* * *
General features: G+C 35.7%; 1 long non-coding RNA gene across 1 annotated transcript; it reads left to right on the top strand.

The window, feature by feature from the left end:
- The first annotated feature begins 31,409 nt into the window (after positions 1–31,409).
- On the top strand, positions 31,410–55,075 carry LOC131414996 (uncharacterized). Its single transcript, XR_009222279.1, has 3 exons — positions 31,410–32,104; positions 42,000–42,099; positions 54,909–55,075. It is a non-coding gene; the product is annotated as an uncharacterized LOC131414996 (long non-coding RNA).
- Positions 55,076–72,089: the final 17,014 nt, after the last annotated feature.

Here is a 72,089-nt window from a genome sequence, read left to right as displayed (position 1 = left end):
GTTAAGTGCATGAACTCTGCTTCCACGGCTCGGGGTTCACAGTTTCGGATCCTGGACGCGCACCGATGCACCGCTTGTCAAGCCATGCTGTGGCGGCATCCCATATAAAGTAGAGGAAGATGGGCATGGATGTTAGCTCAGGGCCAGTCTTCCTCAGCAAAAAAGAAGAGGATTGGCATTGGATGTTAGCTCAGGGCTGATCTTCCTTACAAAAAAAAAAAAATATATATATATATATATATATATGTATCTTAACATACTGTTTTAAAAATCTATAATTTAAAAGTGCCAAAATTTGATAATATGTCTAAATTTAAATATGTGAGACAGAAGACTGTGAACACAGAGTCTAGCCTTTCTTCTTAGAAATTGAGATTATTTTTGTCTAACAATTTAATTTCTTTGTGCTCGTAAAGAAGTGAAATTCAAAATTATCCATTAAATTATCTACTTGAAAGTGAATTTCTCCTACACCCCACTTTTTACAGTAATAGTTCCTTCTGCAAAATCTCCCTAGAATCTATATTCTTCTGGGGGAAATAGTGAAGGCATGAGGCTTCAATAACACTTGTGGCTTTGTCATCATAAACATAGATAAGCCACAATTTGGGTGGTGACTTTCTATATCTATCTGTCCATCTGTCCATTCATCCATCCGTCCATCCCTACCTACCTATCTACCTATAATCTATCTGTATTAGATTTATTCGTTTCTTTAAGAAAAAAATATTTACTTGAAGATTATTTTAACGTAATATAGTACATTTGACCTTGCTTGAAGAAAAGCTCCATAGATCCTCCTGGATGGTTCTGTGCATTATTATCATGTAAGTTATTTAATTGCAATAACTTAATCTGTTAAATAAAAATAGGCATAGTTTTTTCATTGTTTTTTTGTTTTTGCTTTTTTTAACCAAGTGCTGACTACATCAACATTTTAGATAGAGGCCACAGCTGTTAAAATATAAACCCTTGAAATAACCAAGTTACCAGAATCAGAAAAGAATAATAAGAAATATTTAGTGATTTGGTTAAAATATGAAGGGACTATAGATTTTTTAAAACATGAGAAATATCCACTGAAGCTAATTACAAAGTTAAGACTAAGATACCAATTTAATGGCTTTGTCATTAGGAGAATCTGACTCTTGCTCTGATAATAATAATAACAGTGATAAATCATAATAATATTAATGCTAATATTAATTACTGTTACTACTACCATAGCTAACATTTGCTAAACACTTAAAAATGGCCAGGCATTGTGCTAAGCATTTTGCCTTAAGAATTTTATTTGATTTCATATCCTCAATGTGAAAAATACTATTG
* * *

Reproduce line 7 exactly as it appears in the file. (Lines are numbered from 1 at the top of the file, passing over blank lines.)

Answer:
GTTAAGTGCATGAACTCTGCTTCCACGGCTCGGGGTTCACAGTTTCGGATCCTGGACGCGCACCGATGCACCGCTTGTCAAGCCATGCTGTGGCGGCATCCCATATAAAGTAGAGGAAGATGGGCATGGATGTTAGCTCAGGGCCAGTCTTCCTCAGCAAAAAAGAAGAGGATTGGCATTGGATGTTAGCTCAGGGCTGATCTTCCTTACAAAAAAAAAAAAATATATATATATATATATATATATGTATCTTAACATACTGTTTTAAAAATCTATAATTTAAAAGTGCCAAAATTTGATAATATGTCTAAATTTAAATATGTGAGACAGAAGACTGTGAACACAGAGTCTAGCCTTTCTTCTTAGAAATTGAGATTATTTTTGTCTAACAATTTAATTTCTTTGTGCTCGTAAAGAAGTGAAATTCAAAATTATCCATTAAATTATCTACTTGAAAGTGAATTTCTCCTACACCCCACTTTTTACAGTAATAGTTCCTTCTGCAAAATCTCCCTAGAATCTATATTCTTCTGGGGGAAATAGTGAAGGCATGAGGCTTCAATAACACTTGTGGCTTTGTCATCATAAACATAGATAAGCCACAATTTGGGTGGTGACTTTCTATATCTATCTGTCCATCTGTCCATTCATCCATCCGTCCATCCCTACCTACCTATCTACCTATAATCTATCTGTATTAGATTTATTCGTTTCTTTAAGAAAAAAATATTTACTTGAAGATTATTTTAACGTAATATAGTACATTTGACCTTGCTTGAAGAAAAGCTCCATAGATCCTCCTGGATGGTTCTGTGCATTATTATCATGTAAGTTATTTAATTGCAATAACTTAATCTGTTAAATAAAAATAGGCATAGTTTTTTCATTGTTTTTTTGTTTTTGCTTTTTTTAACCAAGTGCTGACTACATCAACATTTTAGATAGAGGCCACAGCTGTTAAAATATAAACCCTTGAAATAACCAAGTTACCAGAATCAGAAAAGAATAATAAGAAATATTTAGTGATTTGGTTAAAATATGAAGGGACTATAGATTTTTTAAAACATGAGAAATATCCACTGAAGCTAATTACAAAGTTAAGACTAAGATACCAATTTAATGGCTTTGTCATTAGGAGAATCTGACTCTTGCTCTGATAATAATAATAACAGTGATAAATCATAATAATATTAATGCTAATATTAATTACTGTTACTACTACCATAGCTAACATTTGCTAAACACTTAAAAATGGCCAGGCATTGTGCTAAGCATTTTGCCTTAAGAATTTTATTTGATTTCATATCCTCAATGTGAAAAATACTATTG